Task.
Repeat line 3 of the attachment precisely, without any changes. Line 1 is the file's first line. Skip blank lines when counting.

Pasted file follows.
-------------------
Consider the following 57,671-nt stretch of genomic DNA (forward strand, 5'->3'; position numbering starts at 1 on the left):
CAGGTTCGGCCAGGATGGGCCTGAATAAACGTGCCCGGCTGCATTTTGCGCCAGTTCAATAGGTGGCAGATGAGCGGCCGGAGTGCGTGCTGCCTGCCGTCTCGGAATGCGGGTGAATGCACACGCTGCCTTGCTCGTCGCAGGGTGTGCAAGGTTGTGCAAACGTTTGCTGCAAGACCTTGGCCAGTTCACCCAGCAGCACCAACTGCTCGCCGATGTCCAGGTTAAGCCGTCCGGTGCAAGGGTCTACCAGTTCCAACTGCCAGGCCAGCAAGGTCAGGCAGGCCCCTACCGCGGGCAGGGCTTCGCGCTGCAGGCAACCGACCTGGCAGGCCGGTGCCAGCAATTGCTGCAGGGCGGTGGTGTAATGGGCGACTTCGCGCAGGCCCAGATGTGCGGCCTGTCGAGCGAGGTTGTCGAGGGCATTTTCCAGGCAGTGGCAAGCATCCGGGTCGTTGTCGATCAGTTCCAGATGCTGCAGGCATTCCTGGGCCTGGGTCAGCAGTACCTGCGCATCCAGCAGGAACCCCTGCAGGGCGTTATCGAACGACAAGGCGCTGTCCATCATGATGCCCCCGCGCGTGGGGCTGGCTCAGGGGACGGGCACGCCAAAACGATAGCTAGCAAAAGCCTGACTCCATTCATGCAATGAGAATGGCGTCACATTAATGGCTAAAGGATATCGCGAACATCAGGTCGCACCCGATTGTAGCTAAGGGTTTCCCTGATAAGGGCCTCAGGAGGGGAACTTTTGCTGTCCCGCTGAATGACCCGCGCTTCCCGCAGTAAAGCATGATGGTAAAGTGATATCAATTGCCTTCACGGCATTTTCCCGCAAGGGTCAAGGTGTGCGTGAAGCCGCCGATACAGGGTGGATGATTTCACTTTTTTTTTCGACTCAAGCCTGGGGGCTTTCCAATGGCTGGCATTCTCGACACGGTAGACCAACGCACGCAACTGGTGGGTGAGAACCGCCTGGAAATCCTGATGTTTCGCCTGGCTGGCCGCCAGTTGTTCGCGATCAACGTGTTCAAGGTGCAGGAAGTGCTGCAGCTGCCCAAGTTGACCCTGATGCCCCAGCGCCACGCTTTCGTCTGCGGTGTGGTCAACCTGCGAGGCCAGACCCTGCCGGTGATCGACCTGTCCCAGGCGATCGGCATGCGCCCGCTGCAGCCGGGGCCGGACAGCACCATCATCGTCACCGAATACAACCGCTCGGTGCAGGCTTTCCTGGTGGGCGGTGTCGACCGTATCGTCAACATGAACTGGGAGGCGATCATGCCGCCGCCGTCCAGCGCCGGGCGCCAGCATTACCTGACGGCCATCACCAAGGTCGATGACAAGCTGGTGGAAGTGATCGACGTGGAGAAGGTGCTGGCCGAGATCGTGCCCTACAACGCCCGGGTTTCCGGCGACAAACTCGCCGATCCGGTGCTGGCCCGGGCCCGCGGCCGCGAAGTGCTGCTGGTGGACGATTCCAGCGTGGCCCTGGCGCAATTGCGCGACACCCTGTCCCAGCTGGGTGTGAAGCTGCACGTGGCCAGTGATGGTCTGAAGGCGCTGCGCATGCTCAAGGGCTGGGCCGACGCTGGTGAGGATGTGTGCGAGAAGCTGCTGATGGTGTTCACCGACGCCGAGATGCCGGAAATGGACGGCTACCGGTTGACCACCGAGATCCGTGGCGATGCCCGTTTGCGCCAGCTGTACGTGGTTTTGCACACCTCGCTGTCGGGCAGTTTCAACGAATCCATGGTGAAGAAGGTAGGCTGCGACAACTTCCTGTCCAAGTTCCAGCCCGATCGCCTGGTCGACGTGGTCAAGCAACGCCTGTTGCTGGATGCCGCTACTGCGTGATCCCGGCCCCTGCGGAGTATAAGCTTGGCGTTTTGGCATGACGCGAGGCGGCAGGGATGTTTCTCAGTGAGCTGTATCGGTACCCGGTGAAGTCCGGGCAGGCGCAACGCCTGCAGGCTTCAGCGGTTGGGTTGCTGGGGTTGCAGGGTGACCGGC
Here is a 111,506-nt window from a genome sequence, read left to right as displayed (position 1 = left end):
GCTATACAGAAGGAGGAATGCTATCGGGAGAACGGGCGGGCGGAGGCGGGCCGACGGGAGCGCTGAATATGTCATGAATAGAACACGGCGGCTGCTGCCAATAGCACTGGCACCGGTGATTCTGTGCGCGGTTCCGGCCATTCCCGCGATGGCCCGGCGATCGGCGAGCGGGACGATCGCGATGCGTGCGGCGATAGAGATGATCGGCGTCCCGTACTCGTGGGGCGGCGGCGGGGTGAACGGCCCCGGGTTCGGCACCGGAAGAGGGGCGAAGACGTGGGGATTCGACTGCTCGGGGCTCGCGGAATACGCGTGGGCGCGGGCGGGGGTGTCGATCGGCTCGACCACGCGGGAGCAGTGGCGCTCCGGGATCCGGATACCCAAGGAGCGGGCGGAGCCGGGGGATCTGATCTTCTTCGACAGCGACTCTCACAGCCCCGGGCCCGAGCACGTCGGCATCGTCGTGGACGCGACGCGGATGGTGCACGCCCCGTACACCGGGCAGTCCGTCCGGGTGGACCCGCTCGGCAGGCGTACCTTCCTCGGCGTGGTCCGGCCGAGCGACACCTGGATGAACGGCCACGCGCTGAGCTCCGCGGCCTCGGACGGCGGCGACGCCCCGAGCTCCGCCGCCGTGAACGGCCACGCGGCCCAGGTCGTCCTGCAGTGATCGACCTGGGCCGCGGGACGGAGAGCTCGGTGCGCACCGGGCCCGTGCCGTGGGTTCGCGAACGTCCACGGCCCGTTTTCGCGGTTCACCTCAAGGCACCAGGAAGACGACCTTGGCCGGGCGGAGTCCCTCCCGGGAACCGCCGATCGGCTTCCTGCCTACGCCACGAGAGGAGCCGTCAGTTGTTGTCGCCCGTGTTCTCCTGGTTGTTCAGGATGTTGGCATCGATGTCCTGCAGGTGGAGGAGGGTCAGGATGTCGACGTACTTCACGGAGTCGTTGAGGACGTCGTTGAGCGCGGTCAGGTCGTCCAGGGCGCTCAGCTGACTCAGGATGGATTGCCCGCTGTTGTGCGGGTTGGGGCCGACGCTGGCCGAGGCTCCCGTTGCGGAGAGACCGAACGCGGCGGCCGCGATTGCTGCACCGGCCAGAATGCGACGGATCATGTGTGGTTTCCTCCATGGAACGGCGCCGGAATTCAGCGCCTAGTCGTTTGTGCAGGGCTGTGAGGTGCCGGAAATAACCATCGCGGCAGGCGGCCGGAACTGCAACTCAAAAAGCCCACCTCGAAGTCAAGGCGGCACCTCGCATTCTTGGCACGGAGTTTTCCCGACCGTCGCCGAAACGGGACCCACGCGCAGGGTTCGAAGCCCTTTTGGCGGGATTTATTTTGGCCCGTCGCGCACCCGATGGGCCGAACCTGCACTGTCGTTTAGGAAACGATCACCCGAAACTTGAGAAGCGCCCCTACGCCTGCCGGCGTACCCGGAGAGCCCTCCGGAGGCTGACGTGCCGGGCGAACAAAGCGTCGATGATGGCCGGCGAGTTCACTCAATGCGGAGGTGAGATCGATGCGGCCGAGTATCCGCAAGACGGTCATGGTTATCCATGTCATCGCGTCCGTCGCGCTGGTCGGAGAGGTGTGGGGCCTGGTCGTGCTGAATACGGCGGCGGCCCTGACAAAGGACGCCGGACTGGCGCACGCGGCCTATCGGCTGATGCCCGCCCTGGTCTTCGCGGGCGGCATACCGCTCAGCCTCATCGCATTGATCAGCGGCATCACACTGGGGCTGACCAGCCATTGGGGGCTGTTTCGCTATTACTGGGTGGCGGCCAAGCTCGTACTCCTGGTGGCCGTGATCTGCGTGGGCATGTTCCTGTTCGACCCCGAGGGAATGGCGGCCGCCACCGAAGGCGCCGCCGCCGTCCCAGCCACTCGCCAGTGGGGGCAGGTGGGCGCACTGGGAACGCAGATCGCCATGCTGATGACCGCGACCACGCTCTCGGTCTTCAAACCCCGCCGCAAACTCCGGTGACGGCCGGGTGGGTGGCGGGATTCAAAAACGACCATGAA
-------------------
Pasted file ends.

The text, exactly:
Here is a 111,506-nt window from a genome sequence, read left to right as displayed (position 1 = left end):